Earth, water, fire, and air: where God reveals Himself

Where does God live and how does He reveal Himself to us humans? This is an age-old question—and one that not only interests children—for which there are many answers. Some of them will be explored in the New Apostolic divine services in August.

God is everywhere: above, below, on the right and on the left—in heaven, on earth, in nature, and in the four elements earth, water, fire and wind. This is the theme for the Sunday sermons in August. Four Sundays, four elements.


The sermon on the first Sunday will focus on the earth, or more specifically, the dust from which man was created: “And the Lord God formed man of the dust of the ground, and breathed into his nostrils the breath of life; and man became a living being” (Genesis 2: 7). This Bible text clearly shows that human beings have a strong connection to the space and environment in which they live. Man is formed from the dust and will return to the dust. And the implication here is: man is responsible for the earth.

This action of creation can of course also be related to the beyond: the soul, which constitutes our existence as a person, places us in a direct relationship with God. Human beings are therefore also urged to lead a spiritual life.


The sermon on the second Sunday introduces the element of water. Without water life is impossible. Water can therefore also be used as an image for the essentials of salvation. In the sermon, reference will be made to baptism, in which water is the essential element. It will also be made clear to the congregations that water refers to God’s word and the sacraments, which are both indispensable for our salvation. God gives us the water of life, and it is up to us to accept and drink it in order to receive salvation. Just like the woman at Jacob’s well in Jesus’ time, who understood what was important: to provide the element of water and to accept God’s salvation.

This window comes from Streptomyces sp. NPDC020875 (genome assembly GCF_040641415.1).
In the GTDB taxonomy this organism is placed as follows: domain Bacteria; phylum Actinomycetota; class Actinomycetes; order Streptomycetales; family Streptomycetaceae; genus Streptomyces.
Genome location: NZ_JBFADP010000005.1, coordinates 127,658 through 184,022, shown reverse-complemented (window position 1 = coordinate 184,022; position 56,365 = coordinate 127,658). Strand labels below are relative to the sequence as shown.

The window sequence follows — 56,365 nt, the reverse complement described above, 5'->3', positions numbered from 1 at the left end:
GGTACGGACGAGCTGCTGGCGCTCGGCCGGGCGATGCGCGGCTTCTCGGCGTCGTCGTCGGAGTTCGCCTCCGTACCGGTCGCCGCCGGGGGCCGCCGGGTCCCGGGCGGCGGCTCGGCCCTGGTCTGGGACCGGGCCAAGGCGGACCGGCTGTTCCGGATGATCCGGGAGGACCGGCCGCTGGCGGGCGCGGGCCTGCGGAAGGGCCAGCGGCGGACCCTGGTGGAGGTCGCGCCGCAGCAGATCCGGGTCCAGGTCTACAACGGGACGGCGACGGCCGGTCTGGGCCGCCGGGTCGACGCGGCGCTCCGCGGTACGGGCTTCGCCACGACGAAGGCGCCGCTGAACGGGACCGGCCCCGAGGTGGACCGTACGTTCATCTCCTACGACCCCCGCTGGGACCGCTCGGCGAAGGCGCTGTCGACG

Fire not only consumes, but also creates new life. The Bible refers to fire when it comes to revealing the omnipotence of God. This is the starting-point for the sermon on the third Sunday. The burning bush is probably the most familiar example.

In the New Testament, fire is also a symbol of the Holy Spirit. John the Baptist promised that there would be one who would come after him who would baptise with fire. This is Jesus Christ, who has not stopped doing so until day. So fire is a sign of the presence of God, of the Spirit, and of judgement that still burns to this day.


“And after the earthquake a fire, but the Lord was not in the fire; and after the fire a still small voice” (1 Kings 19: 12b). Elijah fled into the desert, where God provided food for Him so that he would be able to continue on his journey. Elijah rested in a cave where God came to him in a still small voice, a gentle breeze. This encounter gave Elijah new courage to move on and complete his mission. The last Sunday in August is therefore dedicated to the wind, in other words, the air that we all need in order to live. Let us not only expose ourselves to the noise of everyday life, but listen for God’s voice in the silence. We can also experience the presence of God in the silence of prayer.


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Peter Johanning
Divine service